Despite being the central character, Muranishi remains something of a mystery throughout. We see only briefly the effect his wife’s affair had on him and it is hard to get a sense of what is really driving him to do what he does. In contrast, Kaoru Kuroki is much more of an open book as we see her actions as an expression of personal freedom. The pornographic industry provides an interesting focal point for discussions of personal liberty, exploitation, lust, sex, capitalism, and many other things. The series constantly shows that pornography is a business designed to make money, this is the driving motivation behind almost all of the characters. It also shows how the adult industry is often driven underground in what is a largely conservative society; the strict censorship laws and prohibitions are in stark contrast to the obvious popularity of these materials. The rights and wrongs of government interference are barely touched on. Kaoru Kuroki’s philosophy of sexual emancipation is given more time, but still more could have been done with the character.

“The Naked Director” is a fun show that smooths off most of the rough edges of its protagonist in favour of giving the audience and enjoyable comedy-drama. Excellent direction and design along with an amazing cast make for a hugely enjoyable watch.

Love and Other Cults (2017)

Ai Shima is a troubled young woman. Her mother, a religious cultist, sends her away to a cult centre for seven years, further destabilising her fragile psyche. When she returns to schooling Ai catches the attention of fellow classmate Ryota, who falls in love with this peculiar girl. While the two never seem to quite come together, their relationship forms the basis for an exploration of everything from gang culture, Japanese youth, drug abuse, religion, sex and pornography and what causes relationships to form. Through several secondary characters, such as family, friends, gang members, and others, we get a look at the complex web of competing loyalties that form a modern life.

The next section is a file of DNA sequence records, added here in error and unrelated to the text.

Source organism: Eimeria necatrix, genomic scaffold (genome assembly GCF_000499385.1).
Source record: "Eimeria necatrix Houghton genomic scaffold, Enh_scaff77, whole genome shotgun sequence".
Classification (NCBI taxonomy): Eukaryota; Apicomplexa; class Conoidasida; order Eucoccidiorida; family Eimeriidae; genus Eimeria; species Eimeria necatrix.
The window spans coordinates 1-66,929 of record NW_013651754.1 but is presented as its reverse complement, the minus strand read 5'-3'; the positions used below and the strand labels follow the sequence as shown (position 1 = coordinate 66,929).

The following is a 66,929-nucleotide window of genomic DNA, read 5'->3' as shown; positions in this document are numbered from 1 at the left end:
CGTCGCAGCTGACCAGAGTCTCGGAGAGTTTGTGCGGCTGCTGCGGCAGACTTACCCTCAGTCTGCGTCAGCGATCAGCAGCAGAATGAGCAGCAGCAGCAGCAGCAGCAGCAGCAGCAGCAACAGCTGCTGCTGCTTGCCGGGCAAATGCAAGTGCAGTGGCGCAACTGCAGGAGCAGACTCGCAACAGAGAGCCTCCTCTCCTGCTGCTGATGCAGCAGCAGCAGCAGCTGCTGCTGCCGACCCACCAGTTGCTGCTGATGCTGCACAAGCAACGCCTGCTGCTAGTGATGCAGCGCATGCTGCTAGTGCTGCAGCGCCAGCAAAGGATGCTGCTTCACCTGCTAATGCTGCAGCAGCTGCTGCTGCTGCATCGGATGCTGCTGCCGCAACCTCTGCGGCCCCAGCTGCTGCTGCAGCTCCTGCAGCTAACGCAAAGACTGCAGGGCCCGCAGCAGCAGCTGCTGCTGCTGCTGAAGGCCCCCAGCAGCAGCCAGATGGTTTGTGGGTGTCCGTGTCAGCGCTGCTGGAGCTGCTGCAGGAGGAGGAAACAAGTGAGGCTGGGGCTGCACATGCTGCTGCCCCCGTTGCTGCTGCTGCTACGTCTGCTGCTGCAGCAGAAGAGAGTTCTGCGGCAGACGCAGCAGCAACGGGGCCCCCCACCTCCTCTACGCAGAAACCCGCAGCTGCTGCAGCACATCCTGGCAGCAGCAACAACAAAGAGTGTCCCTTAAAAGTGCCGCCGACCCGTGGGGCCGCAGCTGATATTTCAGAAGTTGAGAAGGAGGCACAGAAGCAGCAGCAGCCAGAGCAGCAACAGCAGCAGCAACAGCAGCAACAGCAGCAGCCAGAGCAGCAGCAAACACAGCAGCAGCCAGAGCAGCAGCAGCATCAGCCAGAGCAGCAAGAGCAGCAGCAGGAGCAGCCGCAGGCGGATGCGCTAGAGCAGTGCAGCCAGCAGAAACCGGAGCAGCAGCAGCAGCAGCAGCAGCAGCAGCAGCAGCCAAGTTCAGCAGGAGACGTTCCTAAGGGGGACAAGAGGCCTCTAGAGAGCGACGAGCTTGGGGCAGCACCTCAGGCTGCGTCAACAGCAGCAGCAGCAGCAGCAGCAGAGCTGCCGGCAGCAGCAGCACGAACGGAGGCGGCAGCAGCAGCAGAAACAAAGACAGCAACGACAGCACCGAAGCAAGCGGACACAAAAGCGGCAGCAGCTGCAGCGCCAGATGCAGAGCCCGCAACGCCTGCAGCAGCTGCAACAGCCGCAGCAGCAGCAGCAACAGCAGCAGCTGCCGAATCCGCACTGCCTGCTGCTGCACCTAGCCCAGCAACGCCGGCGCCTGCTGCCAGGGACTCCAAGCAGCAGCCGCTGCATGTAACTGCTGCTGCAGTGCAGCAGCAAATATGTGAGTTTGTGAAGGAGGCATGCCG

Eiji Uchida (Lowlife Love) writes and directs and once again has created a vivid warts-and-all portrait of modern Japan and in particular youth culture. The cinematography is fantastic, both in the shots of the majestic Mount Fuji and surrounding fields and forests and in the urban streets of Tokyo, complete with hostess bars and all the elements that make up a modern city. The script brings in so many elements that there is rarely a dull moment in the ninety minute film. Sairi Ito, who plays Ai, is truly great in the film as a social chameleon who seems to adapt to every situation she is in, whether cultist, adopted daughter, gang member, or porn actress. Every role she takes on seems like a natural progression, no matter how bizarre it might seem on paper. The supporting cast also do an incredible job of building a believable world of various characters.

As the title of the film suggests it is an atypically love story that takes an ironic approach to the traditional romance tale. While there are romantic sub-plots present, love is generally portrayed as just another of several competing interests for characters, and one that is hard to distinguish in a world awash with sex, religion, crime, drugs and any other number of distractions. Uchida has created a fun, entertaining film that can also be understood as a detailed examination of modern society. While it remains ambivalent about the value of the several “cults” people devote themselves too, it does offer a believable representation of society.